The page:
It would be very useful if Jacques Derrida went to a poetry reading, if he had any interest in it at all, because he would be able to experience how reading off of a page more often than not, brings a work alive rather than dulling it. Many times, the spoken word is more powerful than written, due to the ability to control fluctuation in the rhythm and pronunciation, the levels of volume and tone, and other things like body language. Most often, we find that people, especially in these days, are visually wired, and have short attention spans. But with this in mind, we see that Derrida has a good point. However, writers of poetry and lovers of words would obviously say the opposite. That there is room to fight for the other side, that the written word does not compare, because, like Sartre would say, the meaning ends in the reader. Because of this, there are more avenues that one piece's interpretation can go down, rather than the one presented to us, already decoded through biased opinions and persuasion of rhetoric.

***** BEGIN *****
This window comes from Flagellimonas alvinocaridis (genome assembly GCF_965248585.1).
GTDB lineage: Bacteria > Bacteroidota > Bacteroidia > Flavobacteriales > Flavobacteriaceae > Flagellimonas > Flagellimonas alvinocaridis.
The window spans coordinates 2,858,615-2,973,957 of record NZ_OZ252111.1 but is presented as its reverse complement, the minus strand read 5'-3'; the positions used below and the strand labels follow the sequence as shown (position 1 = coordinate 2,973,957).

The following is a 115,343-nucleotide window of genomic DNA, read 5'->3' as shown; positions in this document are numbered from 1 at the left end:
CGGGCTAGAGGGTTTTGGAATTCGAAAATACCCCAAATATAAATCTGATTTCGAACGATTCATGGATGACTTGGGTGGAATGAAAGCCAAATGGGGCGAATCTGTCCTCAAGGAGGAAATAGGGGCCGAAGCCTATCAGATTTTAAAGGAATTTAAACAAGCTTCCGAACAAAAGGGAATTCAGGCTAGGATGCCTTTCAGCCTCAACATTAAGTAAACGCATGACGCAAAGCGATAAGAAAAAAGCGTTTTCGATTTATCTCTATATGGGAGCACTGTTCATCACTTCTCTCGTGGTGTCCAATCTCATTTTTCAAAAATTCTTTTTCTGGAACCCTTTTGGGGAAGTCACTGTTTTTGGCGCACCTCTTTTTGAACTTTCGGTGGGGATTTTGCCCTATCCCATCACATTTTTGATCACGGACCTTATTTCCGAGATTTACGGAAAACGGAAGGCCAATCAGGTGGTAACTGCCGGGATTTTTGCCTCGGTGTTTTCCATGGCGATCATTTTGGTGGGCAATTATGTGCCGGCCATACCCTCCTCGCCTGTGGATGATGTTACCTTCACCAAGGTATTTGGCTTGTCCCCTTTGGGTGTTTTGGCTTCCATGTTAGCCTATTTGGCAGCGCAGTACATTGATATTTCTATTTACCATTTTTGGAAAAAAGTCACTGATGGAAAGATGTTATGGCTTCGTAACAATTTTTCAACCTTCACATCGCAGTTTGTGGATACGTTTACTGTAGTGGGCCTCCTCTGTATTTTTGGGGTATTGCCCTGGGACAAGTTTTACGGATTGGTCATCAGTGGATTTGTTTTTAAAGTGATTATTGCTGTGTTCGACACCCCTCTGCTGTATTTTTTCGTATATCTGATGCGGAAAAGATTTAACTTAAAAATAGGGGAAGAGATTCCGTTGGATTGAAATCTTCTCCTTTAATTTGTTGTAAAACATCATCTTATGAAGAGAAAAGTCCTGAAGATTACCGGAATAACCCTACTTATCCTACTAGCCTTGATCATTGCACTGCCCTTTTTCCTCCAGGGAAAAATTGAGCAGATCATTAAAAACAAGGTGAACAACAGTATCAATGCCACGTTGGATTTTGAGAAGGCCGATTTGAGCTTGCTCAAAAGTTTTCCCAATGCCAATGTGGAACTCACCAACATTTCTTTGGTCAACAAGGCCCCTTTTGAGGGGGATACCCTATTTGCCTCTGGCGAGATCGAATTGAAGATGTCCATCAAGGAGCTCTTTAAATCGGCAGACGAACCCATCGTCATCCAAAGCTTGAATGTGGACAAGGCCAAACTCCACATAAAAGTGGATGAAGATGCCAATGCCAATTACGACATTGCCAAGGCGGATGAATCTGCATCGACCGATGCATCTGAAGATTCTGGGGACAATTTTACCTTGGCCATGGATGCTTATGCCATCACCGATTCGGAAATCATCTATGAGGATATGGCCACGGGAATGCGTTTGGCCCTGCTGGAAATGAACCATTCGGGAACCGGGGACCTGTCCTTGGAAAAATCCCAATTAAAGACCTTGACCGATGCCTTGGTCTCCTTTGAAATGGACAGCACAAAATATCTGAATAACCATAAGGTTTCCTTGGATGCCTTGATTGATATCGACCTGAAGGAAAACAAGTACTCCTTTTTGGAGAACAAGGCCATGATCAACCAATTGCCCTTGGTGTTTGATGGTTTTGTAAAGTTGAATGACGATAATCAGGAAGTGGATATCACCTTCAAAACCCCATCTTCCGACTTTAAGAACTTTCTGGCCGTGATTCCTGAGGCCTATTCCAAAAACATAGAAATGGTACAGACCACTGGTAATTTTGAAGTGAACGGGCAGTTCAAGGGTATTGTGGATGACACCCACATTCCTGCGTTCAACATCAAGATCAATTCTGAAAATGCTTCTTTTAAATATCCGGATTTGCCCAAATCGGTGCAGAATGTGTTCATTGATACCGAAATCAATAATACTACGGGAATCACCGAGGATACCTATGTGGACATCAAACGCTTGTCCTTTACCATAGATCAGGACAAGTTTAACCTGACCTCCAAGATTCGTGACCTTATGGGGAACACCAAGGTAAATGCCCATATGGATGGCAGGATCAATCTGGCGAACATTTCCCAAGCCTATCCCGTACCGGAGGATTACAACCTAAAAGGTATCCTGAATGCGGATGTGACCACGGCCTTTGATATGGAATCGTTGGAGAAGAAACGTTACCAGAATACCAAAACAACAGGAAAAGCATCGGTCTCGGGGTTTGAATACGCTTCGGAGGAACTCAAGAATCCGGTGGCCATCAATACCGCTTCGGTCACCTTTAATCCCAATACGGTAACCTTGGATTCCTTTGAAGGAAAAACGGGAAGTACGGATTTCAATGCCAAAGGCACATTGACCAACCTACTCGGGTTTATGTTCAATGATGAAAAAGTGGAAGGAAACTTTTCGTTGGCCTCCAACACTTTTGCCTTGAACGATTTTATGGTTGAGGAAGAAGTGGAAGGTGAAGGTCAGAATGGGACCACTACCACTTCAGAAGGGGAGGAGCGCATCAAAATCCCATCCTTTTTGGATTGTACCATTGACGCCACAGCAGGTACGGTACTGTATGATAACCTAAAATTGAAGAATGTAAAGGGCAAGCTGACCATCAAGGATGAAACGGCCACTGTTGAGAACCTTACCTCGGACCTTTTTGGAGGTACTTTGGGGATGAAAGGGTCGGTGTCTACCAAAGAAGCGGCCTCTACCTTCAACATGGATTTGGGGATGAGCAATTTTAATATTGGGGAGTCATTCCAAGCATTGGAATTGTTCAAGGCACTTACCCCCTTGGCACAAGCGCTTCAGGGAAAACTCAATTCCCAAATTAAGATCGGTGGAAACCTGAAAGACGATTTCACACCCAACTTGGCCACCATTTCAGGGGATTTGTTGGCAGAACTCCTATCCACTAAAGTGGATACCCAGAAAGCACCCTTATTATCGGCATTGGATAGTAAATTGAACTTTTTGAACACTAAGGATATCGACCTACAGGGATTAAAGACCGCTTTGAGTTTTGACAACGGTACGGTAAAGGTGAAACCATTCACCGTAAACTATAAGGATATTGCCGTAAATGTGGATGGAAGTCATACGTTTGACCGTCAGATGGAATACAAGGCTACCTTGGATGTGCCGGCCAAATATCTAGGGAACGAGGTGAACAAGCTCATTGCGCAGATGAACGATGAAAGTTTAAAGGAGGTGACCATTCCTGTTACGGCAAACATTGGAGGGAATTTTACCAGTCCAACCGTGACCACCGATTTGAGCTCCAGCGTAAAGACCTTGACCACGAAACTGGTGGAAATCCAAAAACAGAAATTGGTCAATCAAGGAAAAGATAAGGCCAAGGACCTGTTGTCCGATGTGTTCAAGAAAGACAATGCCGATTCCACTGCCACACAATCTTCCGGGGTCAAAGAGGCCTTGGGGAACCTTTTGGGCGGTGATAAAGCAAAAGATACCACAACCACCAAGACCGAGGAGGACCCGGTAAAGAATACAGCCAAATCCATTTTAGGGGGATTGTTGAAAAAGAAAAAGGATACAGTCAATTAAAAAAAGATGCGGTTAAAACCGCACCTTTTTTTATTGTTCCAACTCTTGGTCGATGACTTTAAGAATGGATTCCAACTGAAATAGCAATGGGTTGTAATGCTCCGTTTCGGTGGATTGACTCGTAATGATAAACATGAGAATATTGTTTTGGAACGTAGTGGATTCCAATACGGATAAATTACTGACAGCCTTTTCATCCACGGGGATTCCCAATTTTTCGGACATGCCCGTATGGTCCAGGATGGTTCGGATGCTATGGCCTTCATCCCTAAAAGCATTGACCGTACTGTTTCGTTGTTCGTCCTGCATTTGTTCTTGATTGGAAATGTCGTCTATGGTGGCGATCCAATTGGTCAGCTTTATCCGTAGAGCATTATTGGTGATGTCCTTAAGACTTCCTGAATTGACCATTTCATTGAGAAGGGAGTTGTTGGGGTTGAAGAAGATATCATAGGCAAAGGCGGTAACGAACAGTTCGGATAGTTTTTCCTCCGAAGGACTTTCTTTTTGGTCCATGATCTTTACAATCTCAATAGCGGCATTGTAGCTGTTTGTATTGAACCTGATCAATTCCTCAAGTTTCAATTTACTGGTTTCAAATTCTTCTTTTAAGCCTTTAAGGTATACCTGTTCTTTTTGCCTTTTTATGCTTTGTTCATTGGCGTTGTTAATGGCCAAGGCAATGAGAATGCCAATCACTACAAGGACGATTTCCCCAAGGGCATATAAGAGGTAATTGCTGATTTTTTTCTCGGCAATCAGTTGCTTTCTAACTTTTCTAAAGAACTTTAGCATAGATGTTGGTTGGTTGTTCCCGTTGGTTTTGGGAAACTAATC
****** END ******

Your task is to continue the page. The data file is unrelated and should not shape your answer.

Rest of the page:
Derrida says that writing is a fall from the full presence of speech. That it is only a derivative. Someone like Donald M. Bahr would agree, in his article on transferring Native American oral poetry to the page. This is ingrained in their culture. But we must not underestimate the power of our minds to read the written word as if it were spoken, and the opportunity to have no voice but our own interpret its value.
Bahr, Donald M. Reading the Voice: Native American Oral Poetry on the Written
Page. Wicazo SA review: A Journal of Native American Studies 15.2 (2000) 153-157.
Web. 17 May. 2011.